STAQ, a 503B outsourcing facility, started making desmopressin nasal spray after Ferring Pharmaceuticals suspended production nearly three years ago.
Nearly three years after Ferring Pharmaceuticals suspended production of nasal sprays that boost blood clotting in people with Type 1 von Willebrand disease and hemophilia A, it remains unclear if — or when – the company will resume production.
The production was suspended due to a packaging seal problem that led to evaporation and potentially dangerously high concentrations of the active ingredient, desmopressin.
Desmopressin is a synthetic form of vasopressin, a naturally occurring hormone with a wide range of effects that influence blood pressure, blood volume, urination and kidney function. As it turns out, increasing the levels of von Willebrand factor and factor VIII, the clotting factor that people with hemophilia A are short on, is also in vasopressin’s bag of tricks and therefore desmopressin’s. Desmopressin is the active ingredient in DDAVP nasal spray and Stimate. The two brand-names tend to get used interchangeably, although Stimate is actually a higher-concentration product.
Patients who previously used DDAVP nasal spray or Stimate have been prescribed clotting factor instead, which is more costly and requires intravenous infusion. In addition, clotting factor can lead to inhibitor development in patients with hemophilia A, adding to the difficulty and cost of care.
To bridge the gap, the Hemophilia Alliance, a trade association for many of the federally funded hemophilia treatment centers, turned to STAQ Pharma, a 503B outsourcing facility, which was able to put desmopressin into production in 2021 in the Stimate-level concentrations that after the FDA declared desmopressin a drug in short supply, which is a prerequisite for outsourcing approval.
“Since the July 2020 recall, many patients who relied on (desmopressin acetate) for bleeding control have experienced serious hardship, including worsening health condition. Desmopressin acetate nasal spray has been an important therapeutic solution for these patients for management of bleeding complications and to facilitate surgical procedures and has been a first-line therapy for more than 25 years,” members of the Hemophilia Alliance wrote in a letter to payers urging them to cover the STAQ Pharma product.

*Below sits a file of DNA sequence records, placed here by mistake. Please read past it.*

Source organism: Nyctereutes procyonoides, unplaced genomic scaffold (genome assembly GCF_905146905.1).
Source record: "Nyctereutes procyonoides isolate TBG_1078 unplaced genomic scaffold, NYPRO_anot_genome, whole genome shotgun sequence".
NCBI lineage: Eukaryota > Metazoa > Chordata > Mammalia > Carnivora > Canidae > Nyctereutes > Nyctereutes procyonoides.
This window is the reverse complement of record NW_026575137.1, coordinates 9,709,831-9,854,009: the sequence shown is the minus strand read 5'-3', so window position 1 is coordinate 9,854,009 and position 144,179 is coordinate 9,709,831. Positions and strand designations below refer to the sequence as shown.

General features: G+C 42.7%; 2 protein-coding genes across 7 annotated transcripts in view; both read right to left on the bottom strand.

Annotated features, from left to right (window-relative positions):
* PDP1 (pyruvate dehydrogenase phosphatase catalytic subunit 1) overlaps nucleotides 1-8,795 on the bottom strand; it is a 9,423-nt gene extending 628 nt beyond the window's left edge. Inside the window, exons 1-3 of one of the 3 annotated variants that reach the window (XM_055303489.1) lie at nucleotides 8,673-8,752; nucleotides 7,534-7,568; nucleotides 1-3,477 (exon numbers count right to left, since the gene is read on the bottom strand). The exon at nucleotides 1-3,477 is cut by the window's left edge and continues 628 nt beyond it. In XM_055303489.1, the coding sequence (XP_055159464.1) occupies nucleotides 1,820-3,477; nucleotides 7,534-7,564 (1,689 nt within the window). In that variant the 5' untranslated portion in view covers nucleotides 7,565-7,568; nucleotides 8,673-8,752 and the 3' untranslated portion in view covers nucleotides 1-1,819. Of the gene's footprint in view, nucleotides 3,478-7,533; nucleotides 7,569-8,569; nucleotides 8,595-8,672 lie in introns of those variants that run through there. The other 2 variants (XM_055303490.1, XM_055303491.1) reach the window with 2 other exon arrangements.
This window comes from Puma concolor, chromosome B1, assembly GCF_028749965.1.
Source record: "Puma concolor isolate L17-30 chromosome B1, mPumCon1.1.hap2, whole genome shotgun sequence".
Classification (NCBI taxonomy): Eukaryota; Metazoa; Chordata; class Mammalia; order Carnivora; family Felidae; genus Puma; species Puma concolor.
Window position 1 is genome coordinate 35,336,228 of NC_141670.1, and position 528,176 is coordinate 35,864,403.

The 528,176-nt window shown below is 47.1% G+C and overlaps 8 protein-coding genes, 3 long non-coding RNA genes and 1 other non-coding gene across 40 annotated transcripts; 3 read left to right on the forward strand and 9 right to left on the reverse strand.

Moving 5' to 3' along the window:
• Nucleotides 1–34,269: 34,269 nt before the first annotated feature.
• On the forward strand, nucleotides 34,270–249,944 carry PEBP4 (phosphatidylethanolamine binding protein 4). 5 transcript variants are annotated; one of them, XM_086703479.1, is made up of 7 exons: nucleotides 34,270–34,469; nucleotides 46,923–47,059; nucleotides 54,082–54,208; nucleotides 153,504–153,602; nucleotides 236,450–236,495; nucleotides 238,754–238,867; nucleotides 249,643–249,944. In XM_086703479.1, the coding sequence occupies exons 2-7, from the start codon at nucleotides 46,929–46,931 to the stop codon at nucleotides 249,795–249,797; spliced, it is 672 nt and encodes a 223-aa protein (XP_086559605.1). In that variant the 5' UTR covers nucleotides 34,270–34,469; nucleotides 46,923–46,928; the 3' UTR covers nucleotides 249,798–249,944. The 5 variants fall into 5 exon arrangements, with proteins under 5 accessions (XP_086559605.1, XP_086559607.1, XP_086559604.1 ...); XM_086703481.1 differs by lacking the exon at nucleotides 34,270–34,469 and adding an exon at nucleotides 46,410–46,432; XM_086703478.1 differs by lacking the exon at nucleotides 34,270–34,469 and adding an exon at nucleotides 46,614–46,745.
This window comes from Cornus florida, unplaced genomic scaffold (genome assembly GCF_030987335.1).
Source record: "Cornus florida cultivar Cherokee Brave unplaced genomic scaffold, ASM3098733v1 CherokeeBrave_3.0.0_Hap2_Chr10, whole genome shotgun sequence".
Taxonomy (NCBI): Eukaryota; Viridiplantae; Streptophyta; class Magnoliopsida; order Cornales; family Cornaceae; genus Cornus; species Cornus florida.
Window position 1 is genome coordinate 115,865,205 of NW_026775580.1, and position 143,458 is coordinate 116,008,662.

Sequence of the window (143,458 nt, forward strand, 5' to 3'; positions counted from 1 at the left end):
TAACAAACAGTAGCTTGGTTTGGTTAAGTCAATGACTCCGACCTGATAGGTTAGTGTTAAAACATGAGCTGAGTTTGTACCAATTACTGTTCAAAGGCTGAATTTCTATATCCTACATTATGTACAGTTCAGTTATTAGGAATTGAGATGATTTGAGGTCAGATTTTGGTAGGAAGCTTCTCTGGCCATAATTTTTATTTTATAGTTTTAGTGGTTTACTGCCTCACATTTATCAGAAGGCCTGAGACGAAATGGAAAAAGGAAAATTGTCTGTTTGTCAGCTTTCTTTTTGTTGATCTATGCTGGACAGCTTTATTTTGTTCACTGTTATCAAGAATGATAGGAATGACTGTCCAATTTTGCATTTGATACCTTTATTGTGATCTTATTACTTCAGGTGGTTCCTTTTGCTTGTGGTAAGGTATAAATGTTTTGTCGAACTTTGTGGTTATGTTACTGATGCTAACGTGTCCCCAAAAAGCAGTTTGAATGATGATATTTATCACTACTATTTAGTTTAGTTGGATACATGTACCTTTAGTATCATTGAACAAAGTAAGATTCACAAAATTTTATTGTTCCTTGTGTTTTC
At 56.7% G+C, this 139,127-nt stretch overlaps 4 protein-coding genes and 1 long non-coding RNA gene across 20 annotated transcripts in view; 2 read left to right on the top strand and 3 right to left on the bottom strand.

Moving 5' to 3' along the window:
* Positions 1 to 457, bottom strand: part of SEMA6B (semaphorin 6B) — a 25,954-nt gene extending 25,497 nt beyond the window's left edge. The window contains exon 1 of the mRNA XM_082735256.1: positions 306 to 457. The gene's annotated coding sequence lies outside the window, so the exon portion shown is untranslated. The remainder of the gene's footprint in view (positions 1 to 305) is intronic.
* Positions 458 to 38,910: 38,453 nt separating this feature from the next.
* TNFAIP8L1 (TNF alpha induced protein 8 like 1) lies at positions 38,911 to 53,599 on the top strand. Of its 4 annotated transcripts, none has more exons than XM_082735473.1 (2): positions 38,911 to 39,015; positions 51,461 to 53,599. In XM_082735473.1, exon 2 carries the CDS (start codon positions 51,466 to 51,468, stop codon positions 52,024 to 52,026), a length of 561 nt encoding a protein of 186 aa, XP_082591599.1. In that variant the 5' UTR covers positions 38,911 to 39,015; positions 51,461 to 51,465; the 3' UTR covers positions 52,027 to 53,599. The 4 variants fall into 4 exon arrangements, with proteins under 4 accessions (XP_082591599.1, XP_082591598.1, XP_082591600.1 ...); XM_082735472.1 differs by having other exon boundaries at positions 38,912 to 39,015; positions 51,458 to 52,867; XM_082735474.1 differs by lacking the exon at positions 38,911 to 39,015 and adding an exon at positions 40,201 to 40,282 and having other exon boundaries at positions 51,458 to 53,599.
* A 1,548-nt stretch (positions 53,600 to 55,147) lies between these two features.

STAQ Pharma is producing the drug for a wholesale cost of about $400 per vial, with roughly 6 actualizations, or uses, which is $80 less than the original Ferring cost, according to Joe Pugliese, president and CEO of the Hemophilia Alliance.
Still, it has been difficult to get payers to reimburse for this product, he said.
“We've talked to the FDA several times about what we would have to do to get an abbreviated New Drug Application,” which would give the STAQ Pharma drug generic status and potentially improve the argument for payer coverage.
“Those conversations with the FDA have not been going quickly, which means that reimbursement and distribution are challenging at times. Support from pharmacy benefit managers has been mixed. Of course, hemophilia treatment centers and the smaller home care companies around the country have been purchasing the product and making it available to patients with good results,” Pugliese said.
The uncertainty and interruption in supply has affected the size of the market for this drug despite its advantages over intravenous clotting factor.
“Some people moved to subcutaneous desmopressin acetate. Some people have moved to factor concentrates,” Pugliese said. However, about 2,000 vials of the STAQ Pharma nasal spray have been shipped since 2021. “Getting the word out and then getting the patients connected with the product have been slow, but we continue to grow every month," Pugliese said.
Advocates for patients with hemophilia are also interested in STAQ Pharma producing supplies of another product for bleeding control called Amicar (aminocaproic acid), which Acorn Pharmaceuticals discontinued because of its Chapter 7 bankruptcy, announced in February 2023. There are other suppliers of this product, though, so the FDA may not want to add it to the drug shortage list.
“If at some point in time we find that bleeding disorder patients couldn't get access to this product, we'd probably go back to the FDA,” Pugliese said.
This article originally appeared on Managed Healthcare Executive.